As for employees, there are two things that will help them immensely. “Wear a mask all the time,” says Dr. Weinberg. “Not just around visitors, but around staff. Wash your hands religiously. Hand sanitizer after every single encounter.” Staff members will be exposed to dozens of patrons during their shifts, and that exposure will increase if casinos remain open. Employees need to keep themselves from spreading COVID-19 to patrons and from spreading it to each other.
However, casino patrons and employees both share responsibility for following these guidelines. “It all kind of depends on everybody being a good steward of their community,” says Dr. Johns. “If you’re sick, you need to stay home. And answer honestly about your symptoms…Again, it is about doing all of these different kinds of things all at the same time.”
Less-Frequently Discussed COVID-19 Tidbits
Casinos and their patrons are far from the only people navigating the pandemic’s challenges. COVID-19 has forced everyone to change the way they live and find new ways to protect themselves and their loved ones. We asked the doctors for tidbits about COVID-19 that have gotten lost in the fights over masks and social distancing.
It’s Not Just A ‘Bad Flu’
A common misconception about COVID-19 is that it’s just another flu. However, that could not be less true. “It is five to ten times more deadly than flu is,” Dr. Weinberg says. “[Young people] need to understand there’s a difference between low-risk and no risk. Yes, [the risk is] much higher if you’re older. But if you’re a young adult, you can still end up in the hospital or worse because of COVID-19.”
It’s easy to be 23 and not worry about dying from a new disease. However, health authorities are still learning about this new virus and seeking effective treatments. Young patients thinking they’re safe are in for a rude awakening when they hear stories from other young people who’ve had it.
COVID-19 Can Cause Damage That Lasts Months
There’s more to COVID-19 than its lethality. “For everybody who dies,” says Dr. Gerlacher, “there’s three to five people who are critically ill and survive. But they’re sick as dogs for a long time with a long rehab road ahead of them. And a lot of those people are a lot younger.”
Recovery is about more than living or dying. It’s also about learning to walk after being on a ventilator for two weeks. After that, the long road to recovery begins. “It’s gonna take months to a year to recover and get back to their normal selves,” says Dr. Gerlacher.
All those challenges add up to a massive life disruption beyond the illness itself. The virus may not kill younger patients as frequently, but they could feel the aftershocks for months afterwards. “It’s not just the deaths,” Dr. Gerlacher says. “It’s the people it beats the hell out of.”
You Risk Other People, Too
While you may be a young whippersnapper with the lowest risk of being killed by COVID-19, the people you live with may not be so lucky. “People do need to remember that when they are out, the exposure risk is not just about themselves,” says Dr. Johns. “But it is also about potentially bringing home that exposure to anybody high-risk in their household. So, it’s not just about them. It’s about everybody else.”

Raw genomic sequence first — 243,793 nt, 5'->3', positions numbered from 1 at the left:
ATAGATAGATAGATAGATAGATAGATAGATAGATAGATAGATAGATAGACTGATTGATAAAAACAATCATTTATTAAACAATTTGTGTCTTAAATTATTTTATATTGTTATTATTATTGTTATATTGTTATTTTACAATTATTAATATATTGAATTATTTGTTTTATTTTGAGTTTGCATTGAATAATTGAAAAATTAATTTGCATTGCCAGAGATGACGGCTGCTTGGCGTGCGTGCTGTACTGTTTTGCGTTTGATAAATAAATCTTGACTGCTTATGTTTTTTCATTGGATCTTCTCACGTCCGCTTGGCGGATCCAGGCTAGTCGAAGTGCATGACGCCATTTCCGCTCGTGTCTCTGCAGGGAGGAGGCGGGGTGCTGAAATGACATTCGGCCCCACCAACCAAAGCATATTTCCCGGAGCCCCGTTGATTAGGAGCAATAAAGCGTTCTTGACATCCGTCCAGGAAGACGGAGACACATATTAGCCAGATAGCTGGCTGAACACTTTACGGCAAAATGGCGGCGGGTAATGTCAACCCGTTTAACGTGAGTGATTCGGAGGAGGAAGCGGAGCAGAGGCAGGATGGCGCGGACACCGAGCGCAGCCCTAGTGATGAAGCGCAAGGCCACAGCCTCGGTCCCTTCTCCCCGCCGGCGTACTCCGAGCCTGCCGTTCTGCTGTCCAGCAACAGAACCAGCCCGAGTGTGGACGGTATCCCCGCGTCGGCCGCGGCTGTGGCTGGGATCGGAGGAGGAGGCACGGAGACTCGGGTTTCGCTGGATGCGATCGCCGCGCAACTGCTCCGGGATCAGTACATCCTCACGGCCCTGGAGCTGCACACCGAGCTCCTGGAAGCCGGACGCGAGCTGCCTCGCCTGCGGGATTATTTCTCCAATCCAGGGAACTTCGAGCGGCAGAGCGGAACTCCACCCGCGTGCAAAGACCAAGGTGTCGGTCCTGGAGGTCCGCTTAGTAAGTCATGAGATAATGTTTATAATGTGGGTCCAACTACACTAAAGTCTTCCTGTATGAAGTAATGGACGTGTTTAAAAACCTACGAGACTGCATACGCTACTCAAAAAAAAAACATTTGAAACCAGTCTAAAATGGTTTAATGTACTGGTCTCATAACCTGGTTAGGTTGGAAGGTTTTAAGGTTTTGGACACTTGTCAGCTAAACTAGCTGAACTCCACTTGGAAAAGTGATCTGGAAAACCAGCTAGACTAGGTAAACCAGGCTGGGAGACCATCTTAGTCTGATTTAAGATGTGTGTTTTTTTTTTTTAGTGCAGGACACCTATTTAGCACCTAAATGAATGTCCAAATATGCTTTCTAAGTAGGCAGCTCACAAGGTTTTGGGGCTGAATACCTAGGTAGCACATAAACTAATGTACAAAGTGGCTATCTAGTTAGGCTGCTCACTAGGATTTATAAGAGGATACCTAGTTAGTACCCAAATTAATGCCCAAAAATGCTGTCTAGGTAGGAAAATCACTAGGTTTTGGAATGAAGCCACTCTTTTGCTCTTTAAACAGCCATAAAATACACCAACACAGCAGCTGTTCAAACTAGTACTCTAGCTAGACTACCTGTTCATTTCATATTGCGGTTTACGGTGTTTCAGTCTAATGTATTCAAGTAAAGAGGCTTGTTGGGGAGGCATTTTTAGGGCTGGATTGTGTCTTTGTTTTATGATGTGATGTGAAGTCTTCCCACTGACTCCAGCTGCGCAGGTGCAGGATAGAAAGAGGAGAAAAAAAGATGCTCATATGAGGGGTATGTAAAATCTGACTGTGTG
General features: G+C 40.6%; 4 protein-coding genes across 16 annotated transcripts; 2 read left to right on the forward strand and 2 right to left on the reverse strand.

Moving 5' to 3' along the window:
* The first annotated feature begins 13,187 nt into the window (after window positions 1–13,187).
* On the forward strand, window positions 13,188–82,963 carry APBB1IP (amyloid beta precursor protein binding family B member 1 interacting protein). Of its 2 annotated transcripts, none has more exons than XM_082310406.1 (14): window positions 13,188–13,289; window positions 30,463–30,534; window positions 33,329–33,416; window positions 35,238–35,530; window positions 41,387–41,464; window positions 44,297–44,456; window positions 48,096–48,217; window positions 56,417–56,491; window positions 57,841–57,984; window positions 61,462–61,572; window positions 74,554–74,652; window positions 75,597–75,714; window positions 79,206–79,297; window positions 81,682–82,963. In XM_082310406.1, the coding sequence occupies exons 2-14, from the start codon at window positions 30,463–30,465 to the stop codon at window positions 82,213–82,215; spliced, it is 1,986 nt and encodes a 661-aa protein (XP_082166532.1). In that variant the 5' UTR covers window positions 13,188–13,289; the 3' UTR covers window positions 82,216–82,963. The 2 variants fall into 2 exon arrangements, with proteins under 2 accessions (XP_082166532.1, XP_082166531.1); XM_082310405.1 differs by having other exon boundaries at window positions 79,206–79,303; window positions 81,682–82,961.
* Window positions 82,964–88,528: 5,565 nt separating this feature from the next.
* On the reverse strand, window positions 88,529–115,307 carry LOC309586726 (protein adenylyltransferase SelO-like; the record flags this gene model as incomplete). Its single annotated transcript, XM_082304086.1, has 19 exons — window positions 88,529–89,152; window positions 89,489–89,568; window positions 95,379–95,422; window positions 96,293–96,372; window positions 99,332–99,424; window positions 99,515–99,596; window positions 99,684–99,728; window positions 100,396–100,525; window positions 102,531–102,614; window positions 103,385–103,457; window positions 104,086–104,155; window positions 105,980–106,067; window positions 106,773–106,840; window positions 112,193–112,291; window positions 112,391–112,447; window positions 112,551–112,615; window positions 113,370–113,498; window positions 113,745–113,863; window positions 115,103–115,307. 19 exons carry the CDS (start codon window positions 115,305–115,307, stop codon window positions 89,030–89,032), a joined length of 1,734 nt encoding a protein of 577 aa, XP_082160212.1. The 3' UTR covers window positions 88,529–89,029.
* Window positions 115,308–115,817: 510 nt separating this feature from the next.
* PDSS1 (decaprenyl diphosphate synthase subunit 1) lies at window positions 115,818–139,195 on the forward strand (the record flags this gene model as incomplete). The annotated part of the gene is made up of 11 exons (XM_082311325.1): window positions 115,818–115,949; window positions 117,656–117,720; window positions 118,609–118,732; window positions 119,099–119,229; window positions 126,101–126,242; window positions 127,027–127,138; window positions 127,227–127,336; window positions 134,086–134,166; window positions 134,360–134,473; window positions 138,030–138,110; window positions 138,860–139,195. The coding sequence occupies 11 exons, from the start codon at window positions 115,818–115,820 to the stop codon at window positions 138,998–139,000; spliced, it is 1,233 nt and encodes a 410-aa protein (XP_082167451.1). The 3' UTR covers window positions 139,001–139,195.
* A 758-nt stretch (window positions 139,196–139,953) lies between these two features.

If you’re taking care of older parents or grandparents, then it’s especially important to follow proper health guidelines. The same is true if you’re roommates with someone who’s young but has a condition that makes them more vulnerable to COVID-19. When Dr. Johns said to be a good steward in the community, she meant it.
Colorado Casinos’ Future Outlook
Colorado’s casinos have added a number of safety measures to keep employees and guests safe, including hand sanitizing stations, strict mask policies, and new layouts that facilitate social distancing.
But it’s not enough. Casino patrons and employees must pull their own weight, too. Dr. Weinberg sums that responsibility up with a study of hospital workers who contracted COVID-19. “The hospital workers that would get sick would be in contact with [COVID-19] in their community, not necessarily in the hospital. So, it was their community behavior and the amount of people in the community that were sick that would infect them, and not necessarily taking care of patients in the hospital.”
Those healthcare workers avoided COVID-19 in their workplaces but caught it when they were off work. That means social distancing and mask wearing must continue outside the casino. Wear the mask, wash the hands, and maintain social distancing.
If casinos are going to pull off successful reopenings, they’ll have to depend on their patrons and employees just as much as their patrons and employees depend on them. It’ll take a village to do this safely. Hopefully, the village comes together against a common enemy instead of succumbing to it.
Editor’s note: Dr. Gary Gerlacher is author Chris Gerlacher’s father. Their relation did not influence Dr. Gerlacher’s responses in any way.